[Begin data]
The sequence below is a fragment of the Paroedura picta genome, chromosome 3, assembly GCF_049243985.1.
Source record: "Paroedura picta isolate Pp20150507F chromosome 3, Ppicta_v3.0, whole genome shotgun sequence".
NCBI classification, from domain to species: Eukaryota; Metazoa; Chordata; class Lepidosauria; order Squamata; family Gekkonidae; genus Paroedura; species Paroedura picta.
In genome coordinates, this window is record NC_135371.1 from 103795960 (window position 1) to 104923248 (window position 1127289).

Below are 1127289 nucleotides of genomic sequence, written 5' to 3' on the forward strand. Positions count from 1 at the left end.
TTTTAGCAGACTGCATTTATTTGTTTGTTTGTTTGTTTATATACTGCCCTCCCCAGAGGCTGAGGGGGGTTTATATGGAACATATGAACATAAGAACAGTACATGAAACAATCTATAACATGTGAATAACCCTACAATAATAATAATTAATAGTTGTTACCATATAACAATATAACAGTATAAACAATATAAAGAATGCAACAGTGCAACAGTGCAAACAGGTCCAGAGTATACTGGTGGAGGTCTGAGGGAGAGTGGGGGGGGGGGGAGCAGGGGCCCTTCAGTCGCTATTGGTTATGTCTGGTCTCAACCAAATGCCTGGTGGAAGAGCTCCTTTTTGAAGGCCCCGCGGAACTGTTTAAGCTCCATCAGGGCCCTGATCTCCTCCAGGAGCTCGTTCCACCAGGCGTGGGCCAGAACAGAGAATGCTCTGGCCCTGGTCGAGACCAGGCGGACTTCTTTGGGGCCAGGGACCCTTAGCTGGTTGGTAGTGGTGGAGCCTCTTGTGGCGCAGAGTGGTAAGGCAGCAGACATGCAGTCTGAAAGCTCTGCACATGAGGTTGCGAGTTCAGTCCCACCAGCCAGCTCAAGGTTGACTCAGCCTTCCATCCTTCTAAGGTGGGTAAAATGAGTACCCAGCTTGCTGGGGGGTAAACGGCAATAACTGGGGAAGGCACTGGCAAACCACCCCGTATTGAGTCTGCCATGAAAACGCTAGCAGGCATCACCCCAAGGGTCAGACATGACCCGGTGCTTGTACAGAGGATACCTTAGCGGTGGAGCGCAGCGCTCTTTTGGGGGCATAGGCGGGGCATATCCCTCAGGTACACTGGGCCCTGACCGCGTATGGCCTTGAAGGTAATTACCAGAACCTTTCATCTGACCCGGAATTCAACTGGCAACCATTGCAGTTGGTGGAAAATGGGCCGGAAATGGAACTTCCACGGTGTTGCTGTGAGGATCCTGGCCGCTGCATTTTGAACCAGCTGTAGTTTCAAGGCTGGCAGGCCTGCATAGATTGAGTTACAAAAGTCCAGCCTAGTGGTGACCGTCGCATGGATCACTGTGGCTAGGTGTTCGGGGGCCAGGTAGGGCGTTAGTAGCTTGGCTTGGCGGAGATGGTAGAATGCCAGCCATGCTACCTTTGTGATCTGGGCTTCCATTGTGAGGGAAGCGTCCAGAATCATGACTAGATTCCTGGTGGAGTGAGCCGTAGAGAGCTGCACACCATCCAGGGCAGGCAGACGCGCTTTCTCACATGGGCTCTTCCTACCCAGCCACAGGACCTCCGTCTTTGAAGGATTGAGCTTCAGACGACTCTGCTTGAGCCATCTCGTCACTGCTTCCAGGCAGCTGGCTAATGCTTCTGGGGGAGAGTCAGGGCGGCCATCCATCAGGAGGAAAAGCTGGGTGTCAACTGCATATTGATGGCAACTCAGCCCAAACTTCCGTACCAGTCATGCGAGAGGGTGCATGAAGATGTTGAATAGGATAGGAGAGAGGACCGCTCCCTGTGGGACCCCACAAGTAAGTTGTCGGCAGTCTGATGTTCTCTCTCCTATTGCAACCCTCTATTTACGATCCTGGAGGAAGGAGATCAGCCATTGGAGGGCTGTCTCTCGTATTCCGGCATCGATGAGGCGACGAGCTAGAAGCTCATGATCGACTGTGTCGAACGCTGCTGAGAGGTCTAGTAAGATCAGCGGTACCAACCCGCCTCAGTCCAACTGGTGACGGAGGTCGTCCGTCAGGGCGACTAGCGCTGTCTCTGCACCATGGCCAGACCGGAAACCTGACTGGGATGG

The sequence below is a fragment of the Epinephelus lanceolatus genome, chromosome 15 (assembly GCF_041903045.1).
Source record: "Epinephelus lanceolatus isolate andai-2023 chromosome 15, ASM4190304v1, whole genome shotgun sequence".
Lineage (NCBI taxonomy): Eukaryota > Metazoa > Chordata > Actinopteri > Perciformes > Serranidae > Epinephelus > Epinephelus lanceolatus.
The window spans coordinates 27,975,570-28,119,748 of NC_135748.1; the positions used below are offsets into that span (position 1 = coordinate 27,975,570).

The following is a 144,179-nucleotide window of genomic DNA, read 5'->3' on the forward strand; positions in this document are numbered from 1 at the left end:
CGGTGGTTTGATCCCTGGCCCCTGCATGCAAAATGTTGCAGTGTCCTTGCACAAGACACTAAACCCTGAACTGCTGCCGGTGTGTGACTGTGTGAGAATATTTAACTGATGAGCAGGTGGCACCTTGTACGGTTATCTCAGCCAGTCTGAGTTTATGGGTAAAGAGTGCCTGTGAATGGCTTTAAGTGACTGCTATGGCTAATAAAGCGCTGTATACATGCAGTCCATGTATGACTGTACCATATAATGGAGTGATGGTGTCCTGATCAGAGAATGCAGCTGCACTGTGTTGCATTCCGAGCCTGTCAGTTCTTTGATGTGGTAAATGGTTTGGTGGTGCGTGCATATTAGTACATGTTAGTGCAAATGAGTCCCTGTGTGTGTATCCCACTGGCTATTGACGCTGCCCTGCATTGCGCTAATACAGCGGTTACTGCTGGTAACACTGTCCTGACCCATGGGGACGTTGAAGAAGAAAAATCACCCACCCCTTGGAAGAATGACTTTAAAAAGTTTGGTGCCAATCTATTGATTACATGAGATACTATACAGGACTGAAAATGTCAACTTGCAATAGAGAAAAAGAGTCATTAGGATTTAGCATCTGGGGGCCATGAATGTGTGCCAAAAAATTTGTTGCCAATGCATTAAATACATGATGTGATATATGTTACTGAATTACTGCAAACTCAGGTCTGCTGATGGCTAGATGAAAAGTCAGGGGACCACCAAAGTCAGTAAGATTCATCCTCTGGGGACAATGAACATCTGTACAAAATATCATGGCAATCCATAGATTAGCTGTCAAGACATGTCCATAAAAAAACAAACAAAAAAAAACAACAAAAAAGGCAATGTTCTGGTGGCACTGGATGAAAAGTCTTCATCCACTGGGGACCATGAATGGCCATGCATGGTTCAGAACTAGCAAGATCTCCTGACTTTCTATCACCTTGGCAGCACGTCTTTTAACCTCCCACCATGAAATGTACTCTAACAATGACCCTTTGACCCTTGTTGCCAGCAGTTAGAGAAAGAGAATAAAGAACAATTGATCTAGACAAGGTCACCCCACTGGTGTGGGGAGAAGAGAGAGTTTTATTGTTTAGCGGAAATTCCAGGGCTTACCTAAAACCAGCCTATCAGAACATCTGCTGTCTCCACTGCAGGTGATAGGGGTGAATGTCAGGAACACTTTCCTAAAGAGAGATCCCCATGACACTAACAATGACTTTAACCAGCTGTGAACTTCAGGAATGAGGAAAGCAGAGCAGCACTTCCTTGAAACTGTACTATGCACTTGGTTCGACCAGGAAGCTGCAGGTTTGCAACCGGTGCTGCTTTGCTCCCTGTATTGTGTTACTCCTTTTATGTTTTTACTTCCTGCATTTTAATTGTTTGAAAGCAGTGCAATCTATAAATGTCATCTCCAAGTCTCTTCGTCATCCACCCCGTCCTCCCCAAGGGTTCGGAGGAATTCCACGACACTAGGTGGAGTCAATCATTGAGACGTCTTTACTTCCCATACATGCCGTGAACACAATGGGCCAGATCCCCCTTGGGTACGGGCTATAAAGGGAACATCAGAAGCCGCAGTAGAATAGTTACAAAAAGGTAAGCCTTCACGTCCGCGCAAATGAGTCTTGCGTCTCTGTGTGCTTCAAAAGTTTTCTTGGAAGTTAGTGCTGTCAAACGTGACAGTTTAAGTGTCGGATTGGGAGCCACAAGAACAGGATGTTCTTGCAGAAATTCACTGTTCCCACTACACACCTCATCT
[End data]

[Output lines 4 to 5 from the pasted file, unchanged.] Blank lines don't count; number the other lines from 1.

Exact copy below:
In genome coordinates, this window is record NC_135371.1 from 103795960 (window position 1) to 104923248 (window position 1127289).

Below are 1127289 nucleotides of genomic sequence, written 5' to 3' on the forward strand. Positions count from 1 at the left end.